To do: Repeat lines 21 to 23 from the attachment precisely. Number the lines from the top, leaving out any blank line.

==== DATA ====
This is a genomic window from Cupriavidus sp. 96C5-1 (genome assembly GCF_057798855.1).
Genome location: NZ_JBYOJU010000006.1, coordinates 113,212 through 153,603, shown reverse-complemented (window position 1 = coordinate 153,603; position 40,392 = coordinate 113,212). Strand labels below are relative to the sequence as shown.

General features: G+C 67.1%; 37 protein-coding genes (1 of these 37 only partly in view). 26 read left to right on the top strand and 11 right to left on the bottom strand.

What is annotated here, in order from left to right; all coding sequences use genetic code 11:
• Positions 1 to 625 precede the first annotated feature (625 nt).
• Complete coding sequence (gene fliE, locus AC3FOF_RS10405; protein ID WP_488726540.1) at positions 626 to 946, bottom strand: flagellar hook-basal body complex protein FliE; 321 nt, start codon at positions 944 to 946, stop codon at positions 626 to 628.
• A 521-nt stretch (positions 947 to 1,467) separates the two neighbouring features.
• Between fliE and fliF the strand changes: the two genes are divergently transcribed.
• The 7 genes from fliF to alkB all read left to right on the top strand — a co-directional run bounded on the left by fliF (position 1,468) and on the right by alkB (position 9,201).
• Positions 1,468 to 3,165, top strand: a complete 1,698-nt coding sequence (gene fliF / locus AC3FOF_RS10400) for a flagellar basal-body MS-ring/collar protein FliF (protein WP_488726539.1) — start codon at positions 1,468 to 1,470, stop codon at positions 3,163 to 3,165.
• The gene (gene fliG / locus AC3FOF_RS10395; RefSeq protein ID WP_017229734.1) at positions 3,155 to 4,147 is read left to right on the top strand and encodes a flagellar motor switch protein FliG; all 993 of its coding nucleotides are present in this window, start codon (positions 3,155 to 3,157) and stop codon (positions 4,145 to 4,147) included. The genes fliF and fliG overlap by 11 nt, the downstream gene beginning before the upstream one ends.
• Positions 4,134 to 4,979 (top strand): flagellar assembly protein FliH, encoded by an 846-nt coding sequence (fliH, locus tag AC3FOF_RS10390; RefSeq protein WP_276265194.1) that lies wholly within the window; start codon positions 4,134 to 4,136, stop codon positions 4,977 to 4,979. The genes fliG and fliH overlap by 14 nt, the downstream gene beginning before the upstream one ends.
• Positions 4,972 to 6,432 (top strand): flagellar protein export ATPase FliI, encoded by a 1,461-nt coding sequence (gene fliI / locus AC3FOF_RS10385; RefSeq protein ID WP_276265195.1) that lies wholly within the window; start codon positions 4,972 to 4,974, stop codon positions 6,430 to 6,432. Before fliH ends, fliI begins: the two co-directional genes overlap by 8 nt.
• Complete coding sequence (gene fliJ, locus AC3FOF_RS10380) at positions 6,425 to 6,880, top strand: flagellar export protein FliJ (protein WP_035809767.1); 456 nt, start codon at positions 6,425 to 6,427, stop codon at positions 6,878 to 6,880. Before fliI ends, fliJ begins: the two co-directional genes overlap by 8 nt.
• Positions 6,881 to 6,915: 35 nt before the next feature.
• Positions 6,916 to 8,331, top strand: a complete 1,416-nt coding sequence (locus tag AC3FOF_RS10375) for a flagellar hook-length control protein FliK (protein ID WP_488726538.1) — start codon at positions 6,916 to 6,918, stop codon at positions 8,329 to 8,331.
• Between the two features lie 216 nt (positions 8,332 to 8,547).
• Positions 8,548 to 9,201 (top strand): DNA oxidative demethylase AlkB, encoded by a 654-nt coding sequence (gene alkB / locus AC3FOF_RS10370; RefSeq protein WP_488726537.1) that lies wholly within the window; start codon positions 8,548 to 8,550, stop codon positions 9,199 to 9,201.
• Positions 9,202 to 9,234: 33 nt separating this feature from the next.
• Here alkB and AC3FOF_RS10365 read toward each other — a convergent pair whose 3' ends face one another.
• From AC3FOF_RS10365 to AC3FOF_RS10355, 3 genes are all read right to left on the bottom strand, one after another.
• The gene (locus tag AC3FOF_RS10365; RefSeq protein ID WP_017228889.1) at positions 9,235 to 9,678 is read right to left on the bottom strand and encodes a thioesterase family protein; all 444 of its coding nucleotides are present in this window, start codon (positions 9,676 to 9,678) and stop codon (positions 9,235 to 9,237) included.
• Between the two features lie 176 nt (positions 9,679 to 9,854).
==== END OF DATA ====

• From AC3FOF_RS10365 to AC3FOF_RS10355, 3 genes are all read right to left on the bottom strand, one after another.
• The gene (locus tag AC3FOF_RS10365; RefSeq protein ID WP_017228889.1) at positions 9,235 to 9,678 is read right to left on the bottom strand and encodes a thioesterase family protein; all 444 of its coding nucleotides are present in this window, start codon (positions 9,676 to 9,678) and stop codon (positions 9,235 to 9,237) included.
• Between the two features lie 176 nt (positions 9,679 to 9,854).